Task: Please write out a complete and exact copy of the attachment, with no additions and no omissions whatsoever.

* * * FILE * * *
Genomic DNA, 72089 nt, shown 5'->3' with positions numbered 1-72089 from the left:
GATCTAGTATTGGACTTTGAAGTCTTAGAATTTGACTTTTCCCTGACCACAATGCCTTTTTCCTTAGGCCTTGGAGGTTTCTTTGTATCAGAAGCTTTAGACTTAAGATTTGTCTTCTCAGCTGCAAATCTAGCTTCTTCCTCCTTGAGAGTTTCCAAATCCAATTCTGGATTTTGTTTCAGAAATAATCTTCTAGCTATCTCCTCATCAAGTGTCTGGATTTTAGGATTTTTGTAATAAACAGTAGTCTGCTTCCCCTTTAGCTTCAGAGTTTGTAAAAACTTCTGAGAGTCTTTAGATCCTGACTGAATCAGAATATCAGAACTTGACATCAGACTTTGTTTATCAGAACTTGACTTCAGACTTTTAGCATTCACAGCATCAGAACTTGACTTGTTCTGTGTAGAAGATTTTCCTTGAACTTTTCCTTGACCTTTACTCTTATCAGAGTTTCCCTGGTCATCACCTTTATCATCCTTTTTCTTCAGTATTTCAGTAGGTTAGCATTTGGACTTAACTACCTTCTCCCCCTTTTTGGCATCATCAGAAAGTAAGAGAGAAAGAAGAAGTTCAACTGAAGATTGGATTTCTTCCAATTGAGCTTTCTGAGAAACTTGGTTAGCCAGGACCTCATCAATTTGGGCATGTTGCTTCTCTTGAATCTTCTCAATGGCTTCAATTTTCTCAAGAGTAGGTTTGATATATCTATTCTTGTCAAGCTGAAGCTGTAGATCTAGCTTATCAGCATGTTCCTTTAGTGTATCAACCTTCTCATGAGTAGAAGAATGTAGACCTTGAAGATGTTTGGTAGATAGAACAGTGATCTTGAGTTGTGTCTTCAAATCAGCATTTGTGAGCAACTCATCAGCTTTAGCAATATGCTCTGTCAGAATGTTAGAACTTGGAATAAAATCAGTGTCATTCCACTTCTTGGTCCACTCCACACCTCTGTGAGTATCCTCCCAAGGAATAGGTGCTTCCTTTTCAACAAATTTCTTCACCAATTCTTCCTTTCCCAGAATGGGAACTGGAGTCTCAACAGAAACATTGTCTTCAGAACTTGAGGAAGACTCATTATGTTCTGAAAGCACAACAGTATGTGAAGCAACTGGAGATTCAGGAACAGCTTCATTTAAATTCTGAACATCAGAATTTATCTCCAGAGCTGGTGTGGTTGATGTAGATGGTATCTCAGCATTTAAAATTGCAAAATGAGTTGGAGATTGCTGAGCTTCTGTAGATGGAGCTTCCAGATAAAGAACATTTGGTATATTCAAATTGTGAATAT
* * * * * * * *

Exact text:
Genomic DNA, 72089 nt, shown 5'->3' with positions numbered 1-72089 from the left:
GATCTAGTATTGGACTTTGAAGTCTTAGAATTTGACTTTTCCCTGACCACAATGCCTTTTTCCTTAGGCCTTGGAGGTTTCTTTGTATCAGAAGCTTTAGACTTAAGATTTGTCTTCTCAGCTGCAAATCTAGCTTCTTCCTCCTTGAGAGTTTCCAAATCCAATTCTGGATTTTGTTTCAGAAATAATCTTCTAGCTATCTCCTCATCAAGTGTCTGGATTTTAGGATTTTTGTAATAAACAGTAGTCTGCTTCCCCTTTAGCTTCAGAGTTTGTAAAAACTTCTGAGAGTCTTTAGATCCTGACTGAATCAGAATATCAGAACTTGACATCAGACTTTGTTTATCAGAACTTGACTTCAGACTTTTAGCATTCACAGCATCAGAACTTGACTTGTTCTGTGTAGAAGATTTTCCTTGAACTTTTCCTTGACCTTTACTCTTATCAGAGTTTCCCTGGTCATCACCTTTATCATCCTTTTTCTTCAGTATTTCAGTAGGTTAGCATTTGGACTTAACTACCTTCTCCCCCTTTTTGGCATCATCAGAAAGTAAGAGAGAAAGAAGAAGTTCAACTGAAGATTGGATTTCTTCCAATTGAGCTTTCTGAGAAACTTGGTTAGCCAGGACCTCATCAATTTGGGCATGTTGCTTCTCTTGAATCTTCTCAATGGCTTCAATTTTCTCAAGAGTAGGTTTGATATATCTATTCTTGTCAAGCTGAAGCTGTAGATCTAGCTTATCAGCATGTTCCTTTAGTGTATCAACCTTCTCATGAGTAGAAGAATGTAGACCTTGAAGATGTTTGGTAGATAGAACAGTGATCTTGAGTTGTGTCTTCAAATCAGCATTTGTGAGCAACTCATCAGCTTTAGCAATATGCTCTGTCAGAATGTTAGAACTTGGAATAAAATCAGTGTCATTCCACTTCTTGGTCCACTCCACACCTCTGTGAGTATCCTCCCAAGGAATAGGTGCTTCCTTTTCAACAAATTTCTTCACCAATTCTTCCTTTCCCAGAATGGGAACTGGAGTCTCAACAGAAACATTGTCTTCAGAACTTGAGGAAGACTCATTATGTTCTGAAAGCACAACAGTATGTGAAGCAACTGGAGATTCAGGAACAGCTTCATTTAAATTCTGAACATCAGAATTTATCTCCAGAGCTGGTGTGGTTGATGTAGATGGTATCTCAGCATTTAAAATTGCAAAATGAGTTGGAGATTGCTGAGCTTCTGTAGATGGAGCTTCCAGATAAAGAACATTTGGTATATTCAAATTGTGAATAT